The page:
If your email account has been hacked, the first thing to remember is to not panic. Second, you will need to take action to protect yourself from identity theft. Most people find out their email has been hacked after the account is taken over and an email is sent to all of their contacts, usually asking for money.
Some fraudsters’ missives contain elaborate stories noting that the victim is stranded in another country and needs a small loan to get back home. Never respond to these emails and certainly do not wire any money or give away any bank account information.
A recent CBS Money Watch article lists five must-do steps if your email is hacked. If you notice that your account has been hacked, take these steps:
1. Work fast. Once you recognize a problem, don’t hesitate a moment — the bad guys might be in the process of trying to deny you access to your account, so get to work quickly.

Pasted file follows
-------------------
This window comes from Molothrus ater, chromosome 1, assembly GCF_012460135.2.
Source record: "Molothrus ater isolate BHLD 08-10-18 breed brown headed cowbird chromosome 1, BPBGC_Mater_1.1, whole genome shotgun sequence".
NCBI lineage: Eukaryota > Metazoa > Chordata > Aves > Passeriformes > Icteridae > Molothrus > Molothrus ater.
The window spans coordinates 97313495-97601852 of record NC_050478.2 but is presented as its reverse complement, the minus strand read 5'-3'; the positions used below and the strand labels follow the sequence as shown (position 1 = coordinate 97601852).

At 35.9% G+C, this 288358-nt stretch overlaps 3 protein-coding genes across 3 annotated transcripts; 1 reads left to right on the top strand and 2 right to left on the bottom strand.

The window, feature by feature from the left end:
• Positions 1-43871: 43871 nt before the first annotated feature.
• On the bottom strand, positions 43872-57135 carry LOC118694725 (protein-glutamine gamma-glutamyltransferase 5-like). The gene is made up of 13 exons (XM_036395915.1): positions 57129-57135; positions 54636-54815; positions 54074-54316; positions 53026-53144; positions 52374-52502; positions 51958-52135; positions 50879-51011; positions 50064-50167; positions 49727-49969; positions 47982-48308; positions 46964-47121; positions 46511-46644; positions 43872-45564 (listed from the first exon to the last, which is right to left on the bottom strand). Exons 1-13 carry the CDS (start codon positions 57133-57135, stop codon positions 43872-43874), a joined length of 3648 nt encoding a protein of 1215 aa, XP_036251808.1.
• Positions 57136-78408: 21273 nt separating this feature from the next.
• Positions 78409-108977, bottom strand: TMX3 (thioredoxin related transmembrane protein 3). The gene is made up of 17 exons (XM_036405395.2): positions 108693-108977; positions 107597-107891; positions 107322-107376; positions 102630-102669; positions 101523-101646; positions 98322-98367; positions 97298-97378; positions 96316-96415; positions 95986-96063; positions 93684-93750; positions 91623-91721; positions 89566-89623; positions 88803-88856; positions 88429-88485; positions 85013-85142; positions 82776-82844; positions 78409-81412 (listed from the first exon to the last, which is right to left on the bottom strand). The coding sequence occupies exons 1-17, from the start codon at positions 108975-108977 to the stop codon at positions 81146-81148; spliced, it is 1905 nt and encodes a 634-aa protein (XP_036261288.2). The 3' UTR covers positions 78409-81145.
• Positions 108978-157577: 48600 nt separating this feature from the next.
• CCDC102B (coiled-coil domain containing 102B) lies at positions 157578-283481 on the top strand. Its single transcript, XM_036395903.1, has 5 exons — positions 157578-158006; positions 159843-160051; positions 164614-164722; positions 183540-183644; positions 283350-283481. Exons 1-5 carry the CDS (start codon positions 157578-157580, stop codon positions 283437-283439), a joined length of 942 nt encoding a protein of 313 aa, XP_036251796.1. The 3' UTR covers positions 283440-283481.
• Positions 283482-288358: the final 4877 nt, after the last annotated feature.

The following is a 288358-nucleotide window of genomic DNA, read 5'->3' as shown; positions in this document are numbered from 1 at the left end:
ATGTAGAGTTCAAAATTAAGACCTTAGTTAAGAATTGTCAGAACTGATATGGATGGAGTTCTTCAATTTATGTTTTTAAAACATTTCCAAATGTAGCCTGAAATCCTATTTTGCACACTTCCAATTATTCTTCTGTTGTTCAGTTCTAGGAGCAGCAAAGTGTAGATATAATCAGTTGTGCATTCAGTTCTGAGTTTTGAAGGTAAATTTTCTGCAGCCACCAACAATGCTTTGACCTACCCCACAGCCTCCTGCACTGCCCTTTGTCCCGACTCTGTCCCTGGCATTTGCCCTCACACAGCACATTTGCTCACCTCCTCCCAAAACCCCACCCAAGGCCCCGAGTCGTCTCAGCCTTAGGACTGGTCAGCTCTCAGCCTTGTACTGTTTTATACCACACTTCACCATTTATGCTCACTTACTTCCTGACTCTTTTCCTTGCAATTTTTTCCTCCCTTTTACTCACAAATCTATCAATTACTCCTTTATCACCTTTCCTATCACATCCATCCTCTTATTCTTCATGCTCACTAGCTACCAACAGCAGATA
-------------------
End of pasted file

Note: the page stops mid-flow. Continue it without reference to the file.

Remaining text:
2. Change your password. Immediately change your e-mail account’s password. If you’re using Gmail, choose Mail Settings, Accounts and Imports, and then Change Password. If you’re on Hotmail, go to More Options, Account Details.
3. Verify the recovery address. This is where your e-mail provider sends your password reset information. If the bad guy has changed this setting, then he can request a password reset and immediately reclaim your account. Make sure the recovery address is set to an e-mail address you know and check. In Gmail, go to Mail Settings, Accounts and Imports, Change Password Recovery Options. In Hotmail, click More Options, Account Details.
4. Change your password hints. You might not think about this very often, but the hints can help someone suss out your password. Review them and make sure they’re oblique enough that only you know what they mean. In Gmail, you can find this at Mail Settings, Accounts and Imports, Change Password Recovery Options. In Hotmail, go to More Options, Account Details.
5. Change other passwords. Finally, don’t forget that once your mail has been compromised, all sorts of other accounts are at risk as well. As quickly as you can, be sure to change the password for other e-mail, financial, and personal accounts. And of course, never use the same password on more than one e-mail or financial institution account.